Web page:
12/30/2009 12:00AM

New York out-of-state testing raises concern


Horsemen on the Eastern Seaboard are raising concerns about a new policy scheduled to go into effect Jan. 1 that would allow the New York State Racing and Wagering Board to compel trainers to send horses that are based out of state into New York for out-of-competition drug testing.

While horsemen support the concept of out-of-competition testing, they are concerned that the out-of-state provision in the policy is arbitrary and unenforceable, according to Alan Foreman, the legal counsel to the National Thoroughbred Horsemen's Association, an organization that includes New York's horsemen's group. Under a provision of the rule, the board can demand that a trainer stabled within 100 miles of a New York track send his horses into the state for drug tests, even if the horses are located out of state. If the trainer refuses, the board can declare the trainer's horses ineligible to race in New York for 120 days.

"Someone has to tell me why it's 100 miles," Foreman said. "Why not 150 miles or 1,000 miles? It's arbitrary. And so if a trainer stabled 100 miles away has to ship in, what happens to the guy who is stabled 110 miles away?"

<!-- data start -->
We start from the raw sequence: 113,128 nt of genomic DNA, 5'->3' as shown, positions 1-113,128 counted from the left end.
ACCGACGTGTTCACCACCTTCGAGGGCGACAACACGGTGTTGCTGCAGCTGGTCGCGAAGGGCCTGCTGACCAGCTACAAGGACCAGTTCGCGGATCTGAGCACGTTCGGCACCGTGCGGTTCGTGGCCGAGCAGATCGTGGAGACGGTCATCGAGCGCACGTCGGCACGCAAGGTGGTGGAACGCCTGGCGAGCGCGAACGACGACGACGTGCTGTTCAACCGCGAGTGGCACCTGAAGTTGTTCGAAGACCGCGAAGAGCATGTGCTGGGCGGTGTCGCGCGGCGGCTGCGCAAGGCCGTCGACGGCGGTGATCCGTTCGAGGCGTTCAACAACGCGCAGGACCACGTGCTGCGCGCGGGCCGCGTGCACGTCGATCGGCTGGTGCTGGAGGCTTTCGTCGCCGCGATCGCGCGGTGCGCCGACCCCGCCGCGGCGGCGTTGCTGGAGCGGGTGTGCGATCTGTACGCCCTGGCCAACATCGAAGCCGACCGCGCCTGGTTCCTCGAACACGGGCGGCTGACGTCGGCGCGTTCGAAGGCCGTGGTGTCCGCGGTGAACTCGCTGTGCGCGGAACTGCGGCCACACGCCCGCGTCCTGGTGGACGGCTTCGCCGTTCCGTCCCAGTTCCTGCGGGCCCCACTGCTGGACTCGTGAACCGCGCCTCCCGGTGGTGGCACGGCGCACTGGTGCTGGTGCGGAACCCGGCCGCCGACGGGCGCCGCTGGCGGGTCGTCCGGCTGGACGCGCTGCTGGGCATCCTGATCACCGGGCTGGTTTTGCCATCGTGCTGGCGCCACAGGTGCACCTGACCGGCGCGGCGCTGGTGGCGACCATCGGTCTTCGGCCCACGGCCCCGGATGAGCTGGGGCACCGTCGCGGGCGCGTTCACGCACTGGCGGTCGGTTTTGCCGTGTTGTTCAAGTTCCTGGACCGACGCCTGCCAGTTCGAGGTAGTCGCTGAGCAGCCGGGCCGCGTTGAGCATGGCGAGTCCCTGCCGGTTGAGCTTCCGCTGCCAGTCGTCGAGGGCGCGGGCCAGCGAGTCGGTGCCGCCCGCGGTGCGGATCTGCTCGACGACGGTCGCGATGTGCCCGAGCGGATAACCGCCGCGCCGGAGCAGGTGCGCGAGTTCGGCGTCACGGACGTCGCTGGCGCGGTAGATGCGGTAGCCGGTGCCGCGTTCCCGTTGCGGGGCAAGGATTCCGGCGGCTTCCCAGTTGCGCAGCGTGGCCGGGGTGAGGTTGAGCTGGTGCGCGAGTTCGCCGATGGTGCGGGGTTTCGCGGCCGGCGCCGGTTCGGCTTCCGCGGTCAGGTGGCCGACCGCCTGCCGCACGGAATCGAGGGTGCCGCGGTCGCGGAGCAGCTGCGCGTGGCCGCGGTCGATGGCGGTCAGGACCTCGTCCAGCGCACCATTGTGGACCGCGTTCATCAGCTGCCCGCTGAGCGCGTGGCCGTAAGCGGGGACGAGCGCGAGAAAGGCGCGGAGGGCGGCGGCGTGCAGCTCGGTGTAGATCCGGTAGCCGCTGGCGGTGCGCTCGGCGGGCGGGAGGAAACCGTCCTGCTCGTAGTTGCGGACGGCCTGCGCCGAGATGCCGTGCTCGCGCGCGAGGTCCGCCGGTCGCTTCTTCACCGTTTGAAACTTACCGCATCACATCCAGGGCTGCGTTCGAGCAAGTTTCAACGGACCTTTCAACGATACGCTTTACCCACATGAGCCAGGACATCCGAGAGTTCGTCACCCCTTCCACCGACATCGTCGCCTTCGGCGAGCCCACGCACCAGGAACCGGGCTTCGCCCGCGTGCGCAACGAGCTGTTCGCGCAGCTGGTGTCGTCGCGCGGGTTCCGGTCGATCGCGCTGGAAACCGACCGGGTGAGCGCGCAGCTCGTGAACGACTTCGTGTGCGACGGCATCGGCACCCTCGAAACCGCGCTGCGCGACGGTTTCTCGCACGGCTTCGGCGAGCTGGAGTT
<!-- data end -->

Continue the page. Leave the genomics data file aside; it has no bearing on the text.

The board approved the rule at a meeting on Dec. 14. Except for the out-of-state provision, the regulations are based on a model rule that has been adopted in several states, including neighboring New Jersey and Delaware. The rule allows regulators to test urine and drug samples days, weeks, or months before horses are scheduled to race, in an effort to guard against the use of long-acting drugs like blood-doping agents and powerful painkillers such as cobra venom.

Joe Mahoney, a spokesman for the board, said that the out-of-state provision to the rule would allow the board to act on intelligence it receives regarding trainers who regularly ship in to race at state tracks.

"This will allow us to go after those people we are hearing things about," Mahoney said.

Under the rules, regulators will be able to draw blood and urine samples unannounced from horses stabled in New York as long as the commission "has reason to believe" that a horse will start at a state racetrack within the next 180 days, according to Mahoney. The board can apply the same criteria to its request to test out-of-state horses.

Rick Violette, president of the New York horsemen's group, said the organization submitted a list of concerns to the board in July after the board first posted the rule. Those concerns focused on the board's decision to craft a rule that is different from the model rule being adopted in other states.

"There's no question out-of-competition testing is a viable means of policing any sport, but the rule needs tweaking," Violette said. "In a time when we're begging for standards from state to state, this is not the time for New York to adopt a different rule, especially when we're dealing with a new rule."